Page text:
it's probably happening now.

several years ago i was fortunate enough to live in a friends house in panama for a few months. the house was built by him into saigon bay, a body of water surrounded by mangroves on a tiny island shaped like an 8. the house lay on the bayside, in the center of the isthmus, where the caribbean was a short walk from his pier up a path and across the street. i packed a bag full of books and bathing suits and flew 4000 miles to a small archipelago about 4ooo miles from san francisco, where i had been living until then.

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i was in the middle of a storm. my life had just changed in significant ways and i was lost. it was the first time in years i felt i had no reason not to leave for awhile, so when an opportunity to go somewhere presented itself, i took it, and fast.

i had been to panama before, in fact i had been to panama many times before. when i was 18 i lived in costa rica not far from the panamanian border of which i crossed every three months to get my passport stamped.  often times, if oscar was working the immigration kiosk, i would pay him $20 to forfeit the mandatory three day stay over the border and just cross right back that day instead.

another story, for another time...

going back to panama was the first time i had ever lived alone. i would have to remind myself that i could act, say, or do anything i wanted to and there would be no one to offend, annoy, or to which to cater. it was amazing, both because that was a conscious thought i had and that it was true. at the time i remember being pretty certain that there may not be another opportunity like this in my life again, so i did my best to make the most of the experience.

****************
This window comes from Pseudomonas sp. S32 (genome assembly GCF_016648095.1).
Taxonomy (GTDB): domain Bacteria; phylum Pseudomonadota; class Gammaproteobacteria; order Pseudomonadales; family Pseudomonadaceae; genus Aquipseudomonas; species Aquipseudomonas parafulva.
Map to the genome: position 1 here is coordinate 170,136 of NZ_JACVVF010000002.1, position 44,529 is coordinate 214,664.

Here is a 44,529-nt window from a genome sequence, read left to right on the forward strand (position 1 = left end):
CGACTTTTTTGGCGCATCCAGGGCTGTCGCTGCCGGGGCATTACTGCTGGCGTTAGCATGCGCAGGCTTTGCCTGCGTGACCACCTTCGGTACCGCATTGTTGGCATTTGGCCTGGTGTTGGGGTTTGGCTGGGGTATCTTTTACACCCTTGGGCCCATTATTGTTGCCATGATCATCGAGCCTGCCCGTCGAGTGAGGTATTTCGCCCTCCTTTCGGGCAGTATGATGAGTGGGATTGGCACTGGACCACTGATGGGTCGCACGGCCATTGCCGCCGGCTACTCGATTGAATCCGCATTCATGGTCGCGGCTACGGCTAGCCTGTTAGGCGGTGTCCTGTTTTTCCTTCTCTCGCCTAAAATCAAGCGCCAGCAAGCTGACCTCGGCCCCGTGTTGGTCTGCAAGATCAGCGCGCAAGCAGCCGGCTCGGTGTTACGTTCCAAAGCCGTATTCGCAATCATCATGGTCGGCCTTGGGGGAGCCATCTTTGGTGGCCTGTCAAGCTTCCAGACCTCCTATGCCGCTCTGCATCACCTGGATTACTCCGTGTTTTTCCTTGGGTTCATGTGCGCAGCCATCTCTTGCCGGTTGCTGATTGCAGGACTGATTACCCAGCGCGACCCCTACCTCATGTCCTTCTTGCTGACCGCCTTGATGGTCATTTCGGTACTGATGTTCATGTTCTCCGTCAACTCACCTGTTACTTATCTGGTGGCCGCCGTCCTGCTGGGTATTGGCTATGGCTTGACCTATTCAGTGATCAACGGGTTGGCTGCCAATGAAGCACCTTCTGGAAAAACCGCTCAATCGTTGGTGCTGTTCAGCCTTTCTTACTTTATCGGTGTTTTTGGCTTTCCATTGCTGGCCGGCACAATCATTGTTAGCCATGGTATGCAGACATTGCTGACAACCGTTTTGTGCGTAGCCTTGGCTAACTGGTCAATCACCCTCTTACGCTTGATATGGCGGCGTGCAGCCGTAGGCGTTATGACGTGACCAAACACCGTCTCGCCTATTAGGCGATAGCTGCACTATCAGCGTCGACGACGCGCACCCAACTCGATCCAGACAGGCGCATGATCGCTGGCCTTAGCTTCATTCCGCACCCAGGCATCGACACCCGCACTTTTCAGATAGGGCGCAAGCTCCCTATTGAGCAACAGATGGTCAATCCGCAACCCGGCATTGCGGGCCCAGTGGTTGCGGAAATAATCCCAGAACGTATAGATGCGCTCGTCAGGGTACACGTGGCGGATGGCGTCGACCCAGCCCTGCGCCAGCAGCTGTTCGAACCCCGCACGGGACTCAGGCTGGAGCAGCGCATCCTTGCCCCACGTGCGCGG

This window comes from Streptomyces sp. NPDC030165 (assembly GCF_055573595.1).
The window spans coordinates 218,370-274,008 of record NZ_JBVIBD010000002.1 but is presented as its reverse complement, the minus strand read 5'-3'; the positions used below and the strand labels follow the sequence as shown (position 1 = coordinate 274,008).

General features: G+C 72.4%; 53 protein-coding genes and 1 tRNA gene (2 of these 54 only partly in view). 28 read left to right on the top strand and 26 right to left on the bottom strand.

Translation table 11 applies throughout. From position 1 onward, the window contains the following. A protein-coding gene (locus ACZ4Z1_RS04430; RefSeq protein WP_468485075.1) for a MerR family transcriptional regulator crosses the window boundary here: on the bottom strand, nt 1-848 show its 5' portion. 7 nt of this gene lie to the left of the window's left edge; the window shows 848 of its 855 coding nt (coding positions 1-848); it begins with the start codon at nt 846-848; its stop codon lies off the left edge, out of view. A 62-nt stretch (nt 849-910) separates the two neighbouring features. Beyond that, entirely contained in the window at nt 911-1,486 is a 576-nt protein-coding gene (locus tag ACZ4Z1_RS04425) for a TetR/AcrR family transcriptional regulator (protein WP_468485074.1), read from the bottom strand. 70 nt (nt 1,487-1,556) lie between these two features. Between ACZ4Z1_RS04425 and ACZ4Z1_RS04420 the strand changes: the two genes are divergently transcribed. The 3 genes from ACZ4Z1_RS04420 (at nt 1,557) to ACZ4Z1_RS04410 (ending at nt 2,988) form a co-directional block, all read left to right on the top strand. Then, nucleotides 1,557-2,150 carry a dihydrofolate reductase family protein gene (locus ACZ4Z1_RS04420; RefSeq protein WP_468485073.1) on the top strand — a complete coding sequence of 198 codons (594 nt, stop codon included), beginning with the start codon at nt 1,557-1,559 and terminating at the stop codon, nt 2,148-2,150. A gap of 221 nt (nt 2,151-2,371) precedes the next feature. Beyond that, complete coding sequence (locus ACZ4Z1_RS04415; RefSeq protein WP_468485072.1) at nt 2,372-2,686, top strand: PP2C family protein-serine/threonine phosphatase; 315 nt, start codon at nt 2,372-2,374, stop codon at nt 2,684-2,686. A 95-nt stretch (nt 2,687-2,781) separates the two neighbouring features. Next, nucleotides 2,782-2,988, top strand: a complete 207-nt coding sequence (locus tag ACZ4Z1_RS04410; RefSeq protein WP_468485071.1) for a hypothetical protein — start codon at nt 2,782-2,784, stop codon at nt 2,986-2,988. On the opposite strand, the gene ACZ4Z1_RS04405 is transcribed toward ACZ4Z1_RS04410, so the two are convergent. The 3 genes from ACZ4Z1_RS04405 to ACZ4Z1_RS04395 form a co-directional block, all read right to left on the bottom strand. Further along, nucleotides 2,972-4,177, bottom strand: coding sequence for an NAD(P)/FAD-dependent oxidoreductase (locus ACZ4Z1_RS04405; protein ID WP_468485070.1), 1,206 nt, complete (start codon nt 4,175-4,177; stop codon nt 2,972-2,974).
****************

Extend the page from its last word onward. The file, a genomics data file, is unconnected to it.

there was a night shortly after i arrived when i could have sworn the lightning was crashing into the water beneath the house. everything was moving. the rain owned the sky and i was alone on a dock in a place where i knew no one and nobody knew me. i had no technology to rely on for help, no link to the outside world other than my thoughts about it. i laid in bed watching the rain, measuring the distance between my own fears. at some point during the storm, i thought about the transparency between loneliness and being surrounded. any control i thought i had was an illusion so i stopped being afraid and i decided to enjoy the show.

my life changed in many ways down there. my life was changing down there. and the experience itself is one i cherish beyond measure.

so, after that nostalgic storm the other day before the sun returned and traffic was restored to its usual pace, i had a moment. i was in a dance class and i was thinking about the truth about things. i was mid-routine, where clarity of thought is sharp and pure but fleeting. i was probably going the opposite direction as everyone else, when it occurred to me that i've made an incredibly faithful choice about my future.